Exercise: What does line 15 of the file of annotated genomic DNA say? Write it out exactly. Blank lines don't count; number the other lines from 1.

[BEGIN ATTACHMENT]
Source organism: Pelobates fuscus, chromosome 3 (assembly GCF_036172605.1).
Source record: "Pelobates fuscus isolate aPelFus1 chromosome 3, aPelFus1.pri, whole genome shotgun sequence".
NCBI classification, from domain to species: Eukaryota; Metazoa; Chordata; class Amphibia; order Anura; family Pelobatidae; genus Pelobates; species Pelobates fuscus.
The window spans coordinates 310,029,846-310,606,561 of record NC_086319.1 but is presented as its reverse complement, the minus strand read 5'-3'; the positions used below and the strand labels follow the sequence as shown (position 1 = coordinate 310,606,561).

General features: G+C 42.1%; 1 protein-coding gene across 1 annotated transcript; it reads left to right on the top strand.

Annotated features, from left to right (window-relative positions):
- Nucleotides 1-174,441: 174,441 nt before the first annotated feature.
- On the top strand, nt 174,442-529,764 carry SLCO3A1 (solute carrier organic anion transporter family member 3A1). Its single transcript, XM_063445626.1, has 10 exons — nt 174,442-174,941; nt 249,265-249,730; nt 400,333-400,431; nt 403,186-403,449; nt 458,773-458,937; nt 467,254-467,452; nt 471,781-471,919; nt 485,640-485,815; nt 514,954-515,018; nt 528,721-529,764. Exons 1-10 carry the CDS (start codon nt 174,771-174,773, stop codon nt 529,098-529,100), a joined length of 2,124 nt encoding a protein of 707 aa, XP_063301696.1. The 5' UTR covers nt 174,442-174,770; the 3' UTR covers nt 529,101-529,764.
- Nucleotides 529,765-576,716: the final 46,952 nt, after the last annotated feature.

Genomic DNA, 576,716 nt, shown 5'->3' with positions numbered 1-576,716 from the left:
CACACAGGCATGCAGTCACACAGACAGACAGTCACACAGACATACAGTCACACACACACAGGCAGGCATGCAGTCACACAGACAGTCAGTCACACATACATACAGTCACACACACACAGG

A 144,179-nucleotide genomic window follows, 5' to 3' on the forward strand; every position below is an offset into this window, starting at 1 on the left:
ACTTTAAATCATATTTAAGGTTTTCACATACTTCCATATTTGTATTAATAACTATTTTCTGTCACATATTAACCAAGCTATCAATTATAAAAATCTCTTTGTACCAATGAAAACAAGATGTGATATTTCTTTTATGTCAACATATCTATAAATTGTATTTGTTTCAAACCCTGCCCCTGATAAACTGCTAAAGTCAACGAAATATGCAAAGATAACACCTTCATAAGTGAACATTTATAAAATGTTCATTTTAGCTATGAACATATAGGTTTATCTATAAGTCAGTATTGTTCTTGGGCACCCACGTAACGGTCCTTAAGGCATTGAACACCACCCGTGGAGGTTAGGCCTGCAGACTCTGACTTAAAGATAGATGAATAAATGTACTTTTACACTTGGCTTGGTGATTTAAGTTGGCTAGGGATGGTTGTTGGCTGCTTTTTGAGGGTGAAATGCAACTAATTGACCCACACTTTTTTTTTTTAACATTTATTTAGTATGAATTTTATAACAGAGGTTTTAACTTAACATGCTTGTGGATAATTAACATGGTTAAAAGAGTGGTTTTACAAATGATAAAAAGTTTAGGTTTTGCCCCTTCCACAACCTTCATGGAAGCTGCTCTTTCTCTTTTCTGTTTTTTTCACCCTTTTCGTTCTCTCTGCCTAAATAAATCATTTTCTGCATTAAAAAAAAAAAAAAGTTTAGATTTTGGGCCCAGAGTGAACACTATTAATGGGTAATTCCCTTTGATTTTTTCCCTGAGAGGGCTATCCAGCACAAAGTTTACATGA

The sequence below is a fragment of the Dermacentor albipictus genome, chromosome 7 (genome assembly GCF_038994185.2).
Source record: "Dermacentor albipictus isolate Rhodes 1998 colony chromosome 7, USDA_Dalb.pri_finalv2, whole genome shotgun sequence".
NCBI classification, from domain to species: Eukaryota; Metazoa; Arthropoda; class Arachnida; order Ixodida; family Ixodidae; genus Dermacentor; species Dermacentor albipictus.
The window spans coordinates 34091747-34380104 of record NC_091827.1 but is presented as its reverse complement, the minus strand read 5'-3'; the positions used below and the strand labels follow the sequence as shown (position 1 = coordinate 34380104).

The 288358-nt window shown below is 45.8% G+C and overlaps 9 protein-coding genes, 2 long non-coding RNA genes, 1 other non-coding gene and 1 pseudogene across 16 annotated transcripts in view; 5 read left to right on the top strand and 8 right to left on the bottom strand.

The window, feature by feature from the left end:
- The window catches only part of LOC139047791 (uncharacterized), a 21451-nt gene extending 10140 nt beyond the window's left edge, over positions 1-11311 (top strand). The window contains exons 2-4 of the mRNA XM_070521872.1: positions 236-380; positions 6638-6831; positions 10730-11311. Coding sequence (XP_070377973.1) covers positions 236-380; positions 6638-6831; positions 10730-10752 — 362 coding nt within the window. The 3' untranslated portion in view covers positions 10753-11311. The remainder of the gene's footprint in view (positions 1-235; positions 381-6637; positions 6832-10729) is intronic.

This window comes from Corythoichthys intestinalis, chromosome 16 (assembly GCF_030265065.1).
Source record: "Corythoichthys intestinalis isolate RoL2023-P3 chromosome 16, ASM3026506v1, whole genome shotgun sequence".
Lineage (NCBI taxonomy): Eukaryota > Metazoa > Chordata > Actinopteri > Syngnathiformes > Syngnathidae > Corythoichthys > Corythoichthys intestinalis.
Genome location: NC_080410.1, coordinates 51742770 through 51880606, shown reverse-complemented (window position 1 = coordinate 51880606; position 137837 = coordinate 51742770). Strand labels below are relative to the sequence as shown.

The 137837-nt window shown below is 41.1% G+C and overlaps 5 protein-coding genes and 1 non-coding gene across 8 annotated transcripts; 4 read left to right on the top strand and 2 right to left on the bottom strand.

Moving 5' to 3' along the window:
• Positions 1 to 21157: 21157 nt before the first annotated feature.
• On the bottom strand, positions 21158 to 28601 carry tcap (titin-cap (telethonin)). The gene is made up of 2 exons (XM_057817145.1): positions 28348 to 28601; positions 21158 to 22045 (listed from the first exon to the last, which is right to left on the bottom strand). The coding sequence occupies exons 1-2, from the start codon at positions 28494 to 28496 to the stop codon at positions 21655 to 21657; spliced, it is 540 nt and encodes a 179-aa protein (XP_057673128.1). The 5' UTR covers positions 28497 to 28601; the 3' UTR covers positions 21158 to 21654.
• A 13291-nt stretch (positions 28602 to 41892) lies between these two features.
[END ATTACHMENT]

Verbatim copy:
Source record: "Dermacentor albipictus isolate Rhodes 1998 colony chromosome 7, USDA_Dalb.pri_finalv2, whole genome shotgun sequence".